Frustration with Stormont builds as UK nations ease out of lockdown more quickly than Northern Ireland
Pubs and restaurants in Northern Ireland fear they are falling further behind the rest of the UK when it comes to plans to ease lockdown.
Colin Neill, chief executive of Hospitality Ulster, said many businesses here are “running out of road” as he hit out at authorities in Northern Ireland for failing to “engage” to plan for opening back out.
His comments come just days before restaurants and pubs will be allowed to serve customers outdoors in England, and around three weeks before similar steps are taken in Scotland.
In Wales, meanwhile, hospitality business owners and customers can look forward to a possible reopening on April 26.
Northern Ireland, however, remains the only part of the UK without even an indicative opening date.
Instead, a ‘pathway to recovery’ document sets out five steps out of lockdown, with society and the economy divided into nine key sectors.
With the current relaxation plan moving different sectors to different phases in the plan, it remains difficult to determine where the next easements might come.
Mr Neill said: “We’re getting a continuous lack of engagement from government around reopening. We’re hearing nothing at all.
“We have asked for indicative dates, we have asked for the reopening criteria and got none of it.”
He continued: “The thing is, we are sitting here and people are running out of road. They’ve borrowed the max from the banks.
“We’re looking at the other three regions of the UK and they’ve all got indicative dates for opening back up.
“If we’re going to the bank to ask for more money, we need to have projections. That’s why dates are so important. They need to know what it is based on.”
On the public health situation, Mr Neill said: I’m a layman. I’m no expert on public health. But to me our vaccination rate and our infection rate seems comparable. We’re not leading, we’re not last.
“Even if we were lagging behind by a week, they could tell us if that is the case so that we could prepare.”
He added: “There is no excuse for not engaging for planning. You can’t plan soon enough.
“Even if they are going to continue to outright refuse to give us a date for reopening, why won’t they engage for planning?”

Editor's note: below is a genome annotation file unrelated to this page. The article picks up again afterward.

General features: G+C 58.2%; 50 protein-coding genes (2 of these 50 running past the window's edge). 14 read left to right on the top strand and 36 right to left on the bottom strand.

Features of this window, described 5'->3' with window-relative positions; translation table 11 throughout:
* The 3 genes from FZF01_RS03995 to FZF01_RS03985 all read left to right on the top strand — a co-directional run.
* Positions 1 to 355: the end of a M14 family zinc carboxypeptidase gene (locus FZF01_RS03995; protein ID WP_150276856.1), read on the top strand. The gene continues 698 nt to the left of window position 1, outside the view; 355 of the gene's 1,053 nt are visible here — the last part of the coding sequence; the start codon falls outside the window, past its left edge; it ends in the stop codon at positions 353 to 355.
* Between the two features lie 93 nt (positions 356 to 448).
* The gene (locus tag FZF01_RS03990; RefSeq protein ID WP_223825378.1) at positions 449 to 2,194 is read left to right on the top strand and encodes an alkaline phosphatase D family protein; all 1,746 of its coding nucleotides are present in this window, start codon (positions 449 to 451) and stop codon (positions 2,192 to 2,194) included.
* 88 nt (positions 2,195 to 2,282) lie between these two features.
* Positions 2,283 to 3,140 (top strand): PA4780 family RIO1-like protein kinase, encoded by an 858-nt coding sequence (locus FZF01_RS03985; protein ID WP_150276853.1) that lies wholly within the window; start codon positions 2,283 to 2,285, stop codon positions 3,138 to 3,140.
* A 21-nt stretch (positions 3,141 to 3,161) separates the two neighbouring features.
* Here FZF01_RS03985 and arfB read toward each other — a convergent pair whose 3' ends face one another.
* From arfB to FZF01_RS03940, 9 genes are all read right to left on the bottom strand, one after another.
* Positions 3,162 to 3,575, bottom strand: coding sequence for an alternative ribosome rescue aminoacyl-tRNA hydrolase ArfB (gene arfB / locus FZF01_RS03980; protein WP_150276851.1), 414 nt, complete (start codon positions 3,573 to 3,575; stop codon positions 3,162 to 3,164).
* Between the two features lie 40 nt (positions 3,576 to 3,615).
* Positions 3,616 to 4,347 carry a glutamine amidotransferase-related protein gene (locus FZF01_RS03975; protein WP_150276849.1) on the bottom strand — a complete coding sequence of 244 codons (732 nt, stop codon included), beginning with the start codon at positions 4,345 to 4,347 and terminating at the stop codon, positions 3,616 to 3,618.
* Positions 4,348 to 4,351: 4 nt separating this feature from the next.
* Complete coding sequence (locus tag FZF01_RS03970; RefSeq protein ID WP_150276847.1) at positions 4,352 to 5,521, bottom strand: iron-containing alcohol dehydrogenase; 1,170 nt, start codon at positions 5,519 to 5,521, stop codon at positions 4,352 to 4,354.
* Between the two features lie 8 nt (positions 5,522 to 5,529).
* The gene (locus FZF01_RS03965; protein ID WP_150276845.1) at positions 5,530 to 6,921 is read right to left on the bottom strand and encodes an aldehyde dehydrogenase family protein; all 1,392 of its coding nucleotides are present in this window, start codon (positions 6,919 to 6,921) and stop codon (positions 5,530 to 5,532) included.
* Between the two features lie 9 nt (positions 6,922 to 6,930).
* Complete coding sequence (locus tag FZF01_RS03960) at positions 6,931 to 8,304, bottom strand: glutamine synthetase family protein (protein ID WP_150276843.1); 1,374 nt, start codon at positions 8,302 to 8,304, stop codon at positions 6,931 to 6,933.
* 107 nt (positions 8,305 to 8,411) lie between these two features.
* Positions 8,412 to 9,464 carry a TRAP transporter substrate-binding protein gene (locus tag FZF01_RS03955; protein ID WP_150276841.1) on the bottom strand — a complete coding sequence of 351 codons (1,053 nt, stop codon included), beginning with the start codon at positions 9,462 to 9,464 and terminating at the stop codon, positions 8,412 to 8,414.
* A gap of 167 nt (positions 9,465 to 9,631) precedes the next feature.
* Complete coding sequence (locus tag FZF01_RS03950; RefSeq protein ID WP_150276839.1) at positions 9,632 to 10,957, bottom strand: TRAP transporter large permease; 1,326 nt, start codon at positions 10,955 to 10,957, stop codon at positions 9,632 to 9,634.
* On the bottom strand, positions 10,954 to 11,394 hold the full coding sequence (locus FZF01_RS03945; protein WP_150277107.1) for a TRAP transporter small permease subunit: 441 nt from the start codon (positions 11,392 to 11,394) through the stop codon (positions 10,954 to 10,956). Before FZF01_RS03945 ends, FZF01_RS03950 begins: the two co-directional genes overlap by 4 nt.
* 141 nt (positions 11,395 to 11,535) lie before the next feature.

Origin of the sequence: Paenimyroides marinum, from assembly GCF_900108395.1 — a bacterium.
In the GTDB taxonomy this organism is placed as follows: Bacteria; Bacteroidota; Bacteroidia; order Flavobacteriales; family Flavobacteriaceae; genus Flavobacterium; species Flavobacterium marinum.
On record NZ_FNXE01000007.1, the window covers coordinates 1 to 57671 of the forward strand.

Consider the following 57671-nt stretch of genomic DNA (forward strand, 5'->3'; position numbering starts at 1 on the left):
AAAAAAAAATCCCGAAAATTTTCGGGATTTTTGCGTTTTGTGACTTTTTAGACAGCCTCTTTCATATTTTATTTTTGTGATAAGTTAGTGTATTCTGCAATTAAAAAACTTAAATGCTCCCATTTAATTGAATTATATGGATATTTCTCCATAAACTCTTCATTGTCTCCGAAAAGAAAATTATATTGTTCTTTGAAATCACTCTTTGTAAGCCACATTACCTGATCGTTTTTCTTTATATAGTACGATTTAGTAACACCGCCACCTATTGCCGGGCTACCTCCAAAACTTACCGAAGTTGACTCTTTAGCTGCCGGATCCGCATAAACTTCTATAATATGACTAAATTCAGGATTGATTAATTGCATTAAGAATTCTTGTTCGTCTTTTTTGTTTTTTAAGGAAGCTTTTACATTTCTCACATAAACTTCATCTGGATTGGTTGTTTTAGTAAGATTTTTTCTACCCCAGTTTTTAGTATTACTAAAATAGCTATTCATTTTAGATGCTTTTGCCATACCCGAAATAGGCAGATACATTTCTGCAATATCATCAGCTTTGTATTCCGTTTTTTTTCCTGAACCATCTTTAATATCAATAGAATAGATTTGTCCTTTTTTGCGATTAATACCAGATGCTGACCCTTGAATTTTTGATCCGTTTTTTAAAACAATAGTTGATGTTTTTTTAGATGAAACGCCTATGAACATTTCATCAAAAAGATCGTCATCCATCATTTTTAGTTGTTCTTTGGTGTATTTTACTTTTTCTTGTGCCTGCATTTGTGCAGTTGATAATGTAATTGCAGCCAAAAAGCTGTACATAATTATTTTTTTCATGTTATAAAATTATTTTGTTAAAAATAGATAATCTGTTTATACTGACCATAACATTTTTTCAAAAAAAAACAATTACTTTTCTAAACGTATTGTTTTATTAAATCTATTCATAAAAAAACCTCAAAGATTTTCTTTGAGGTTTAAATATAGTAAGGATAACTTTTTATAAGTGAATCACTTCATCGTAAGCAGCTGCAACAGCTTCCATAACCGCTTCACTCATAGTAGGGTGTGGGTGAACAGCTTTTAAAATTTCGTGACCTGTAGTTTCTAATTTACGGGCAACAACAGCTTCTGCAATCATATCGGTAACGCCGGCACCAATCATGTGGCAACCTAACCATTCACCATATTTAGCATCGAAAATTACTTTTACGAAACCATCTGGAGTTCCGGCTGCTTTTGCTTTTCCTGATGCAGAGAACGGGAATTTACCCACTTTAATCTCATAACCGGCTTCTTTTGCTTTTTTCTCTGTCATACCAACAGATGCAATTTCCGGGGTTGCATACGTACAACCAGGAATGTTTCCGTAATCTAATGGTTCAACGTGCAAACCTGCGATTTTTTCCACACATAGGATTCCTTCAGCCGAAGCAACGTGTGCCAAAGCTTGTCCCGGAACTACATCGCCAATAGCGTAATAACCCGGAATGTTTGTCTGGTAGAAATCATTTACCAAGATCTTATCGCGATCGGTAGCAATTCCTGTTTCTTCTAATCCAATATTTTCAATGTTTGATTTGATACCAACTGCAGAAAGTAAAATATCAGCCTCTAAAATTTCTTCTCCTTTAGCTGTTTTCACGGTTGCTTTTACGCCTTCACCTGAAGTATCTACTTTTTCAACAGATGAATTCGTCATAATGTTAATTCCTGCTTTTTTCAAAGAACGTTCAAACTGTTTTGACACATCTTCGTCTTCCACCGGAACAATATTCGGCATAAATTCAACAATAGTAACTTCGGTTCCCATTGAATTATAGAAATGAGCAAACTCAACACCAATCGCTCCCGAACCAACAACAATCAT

Mr Neill’s comments follow similar remarks from the chief executive of Retail NI.
Glyn Roberts, speaking to the News Letter last week, said there is great frustration with Stormont from his industry when it comes to the roadmap out of lockdown.
Mr Roberts said: “Frustration with the executive is off the scale. There is no doubt about that. There are huge question marks about the level of preparedness in terms of getting cities ready for reopening. It is not being done in a coherent or sustainable way.”
He was speaking after more than 400 mostly small, independent businesses wrote to the first and deputy first ministers to express serious concern about the lack of information.
Meanwhile, Mr Neill has said the industry is opposed to the introduction of a vaccine passport scheme in Northern Ireland.
His comments come as a series of measures, including Covid passports, are to be trialled in England to allow the return of sports matches, events and nightclubs.
The passes would show if someone had been vaccinated, had a recent negative test, or natural immunity.
Mr Neill said: “We are not in favour of them as an industry. They may have a place for large events, but not to go to the pub or to go to a restaurant.
“As licensed premises, there is a legally enshrined right of refusal provided its applied in a non-discriminatory way, equal to all.
“In theory, we could do them but as an industry we are not in favour of them. There are lots of issues around discrimination, people that can’t take a vaccine and all of that.”
He continued: “I think it is unlikely that we would see individual pubs or restaurants request them. Unless there was some direction from government, it is not something we would be pushing for.”
UUP MLA Alan Chambers, a member of the Stormont health committee and party colleague of the Health Minister Robin Swann, said he could foresee “many problems” with the idea.
“On a personal level I can see advantages in a system of vaccine passports being established but equally I can see many problems, difficulties and maybe even legal challenges arising from them being created.”
He added: “I would want to see the outcome of comprehensive public consultation as well as hearing from the commercial sectors.”
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